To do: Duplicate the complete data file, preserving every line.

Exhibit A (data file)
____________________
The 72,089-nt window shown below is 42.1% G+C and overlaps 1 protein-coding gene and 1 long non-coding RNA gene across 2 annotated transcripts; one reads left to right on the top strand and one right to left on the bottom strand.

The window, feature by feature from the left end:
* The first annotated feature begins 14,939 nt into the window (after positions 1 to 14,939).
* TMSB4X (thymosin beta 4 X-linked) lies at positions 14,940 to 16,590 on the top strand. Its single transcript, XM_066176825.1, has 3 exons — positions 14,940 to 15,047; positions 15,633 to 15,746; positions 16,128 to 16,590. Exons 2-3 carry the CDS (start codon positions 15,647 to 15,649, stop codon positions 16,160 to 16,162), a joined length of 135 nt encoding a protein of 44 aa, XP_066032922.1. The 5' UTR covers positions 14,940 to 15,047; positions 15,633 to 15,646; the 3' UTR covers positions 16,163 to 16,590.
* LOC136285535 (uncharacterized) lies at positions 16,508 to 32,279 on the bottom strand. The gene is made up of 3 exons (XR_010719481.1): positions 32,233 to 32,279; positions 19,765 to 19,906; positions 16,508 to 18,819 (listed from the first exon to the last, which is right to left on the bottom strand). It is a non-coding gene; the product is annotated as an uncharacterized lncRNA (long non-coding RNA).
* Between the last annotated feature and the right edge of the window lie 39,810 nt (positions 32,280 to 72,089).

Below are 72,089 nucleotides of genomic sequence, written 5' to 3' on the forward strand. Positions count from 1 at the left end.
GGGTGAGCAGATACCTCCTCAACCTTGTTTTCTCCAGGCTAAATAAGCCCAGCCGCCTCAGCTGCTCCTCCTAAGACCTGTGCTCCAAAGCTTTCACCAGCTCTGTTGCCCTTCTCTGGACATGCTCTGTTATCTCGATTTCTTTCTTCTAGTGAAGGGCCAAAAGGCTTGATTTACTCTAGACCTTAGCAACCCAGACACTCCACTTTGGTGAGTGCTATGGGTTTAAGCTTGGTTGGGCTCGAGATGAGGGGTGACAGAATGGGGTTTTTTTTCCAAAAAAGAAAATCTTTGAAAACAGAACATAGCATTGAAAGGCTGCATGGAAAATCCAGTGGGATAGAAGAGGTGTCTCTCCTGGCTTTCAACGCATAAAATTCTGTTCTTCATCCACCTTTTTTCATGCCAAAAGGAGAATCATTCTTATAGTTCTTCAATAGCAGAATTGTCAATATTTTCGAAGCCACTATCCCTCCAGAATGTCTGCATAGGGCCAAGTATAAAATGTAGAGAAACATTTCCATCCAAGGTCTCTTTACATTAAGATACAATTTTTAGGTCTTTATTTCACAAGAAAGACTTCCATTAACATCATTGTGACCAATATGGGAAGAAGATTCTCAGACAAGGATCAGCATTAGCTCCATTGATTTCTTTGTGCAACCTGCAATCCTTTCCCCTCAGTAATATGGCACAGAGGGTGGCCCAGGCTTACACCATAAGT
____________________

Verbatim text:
The 72,089-nt window shown below is 42.1% G+C and overlaps 1 protein-coding gene and 1 long non-coding RNA gene across 2 annotated transcripts; one reads left to right on the top strand and one right to left on the bottom strand.

The window, feature by feature from the left end:
* The first annotated feature begins 14,939 nt into the window (after positions 1 to 14,939).
* TMSB4X (thymosin beta 4 X-linked) lies at positions 14,940 to 16,590 on the top strand. Its single transcript, XM_066176825.1, has 3 exons — positions 14,940 to 15,047; positions 15,633 to 15,746; positions 16,128 to 16,590. Exons 2-3 carry the CDS (start codon positions 15,647 to 15,649, stop codon positions 16,160 to 16,162), a joined length of 135 nt encoding a protein of 44 aa, XP_066032922.1. The 5' UTR covers positions 14,940 to 15,047; positions 15,633 to 15,646; the 3' UTR covers positions 16,163 to 16,590.
* LOC136285535 (uncharacterized) lies at positions 16,508 to 32,279 on the bottom strand. The gene is made up of 3 exons (XR_010719481.1): positions 32,233 to 32,279; positions 19,765 to 19,906; positions 16,508 to 18,819 (listed from the first exon to the last, which is right to left on the bottom strand). It is a non-coding gene; the product is annotated as an uncharacterized lncRNA (long non-coding RNA).
* Between the last annotated feature and the right edge of the window lie 39,810 nt (positions 32,280 to 72,089).

Below are 72,089 nucleotides of genomic sequence, written 5' to 3' on the forward strand. Positions count from 1 at the left end.
GGGTGAGCAGATACCTCCTCAACCTTGTTTTCTCCAGGCTAAATAAGCCCAGCCGCCTCAGCTGCTCCTCCTAAGACCTGTGCTCCAAAGCTTTCACCAGCTCTGTTGCCCTTCTCTGGACATGCTCTGTTATCTCGATTTCTTTCTTCTAGTGAAGGGCCAAAAGGCTTGATTTACTCTAGACCTTAGCAACCCAGACACTCCACTTTGGTGAGTGCTATGGGTTTAAGCTTGGTTGGGCTCGAGATGAGGGGTGACAGAATGGGGTTTTTTTTCCAAAAAAGAAAATCTTTGAAAACAGAACATAGCATTGAAAGGCTGCATGGAAAATCCAGTGGGATAGAAGAGGTGTCTCTCCTGGCTTTCAACGCATAAAATTCTGTTCTTCATCCACCTTTTTTCATGCCAAAAGGAGAATCATTCTTATAGTTCTTCAATAGCAGAATTGTCAATATTTTCGAAGCCACTATCCCTCCAGAATGTCTGCATAGGGCCAAGTATAAAATGTAGAGAAACATTTCCATCCAAGGTCTCTTTACATTAAGATACAATTTTTAGGTCTTTATTTCACAAGAAAGACTTCCATTAACATCATTGTGACCAATATGGGAAGAAGATTCTCAGACAAGGATCAGCATTAGCTCCATTGATTTCTTTGTGCAACCTGCAATCCTTTCCCCTCAGTAATATGGCACAGAGGGTGGCCCAGGCTTACACCATAAGT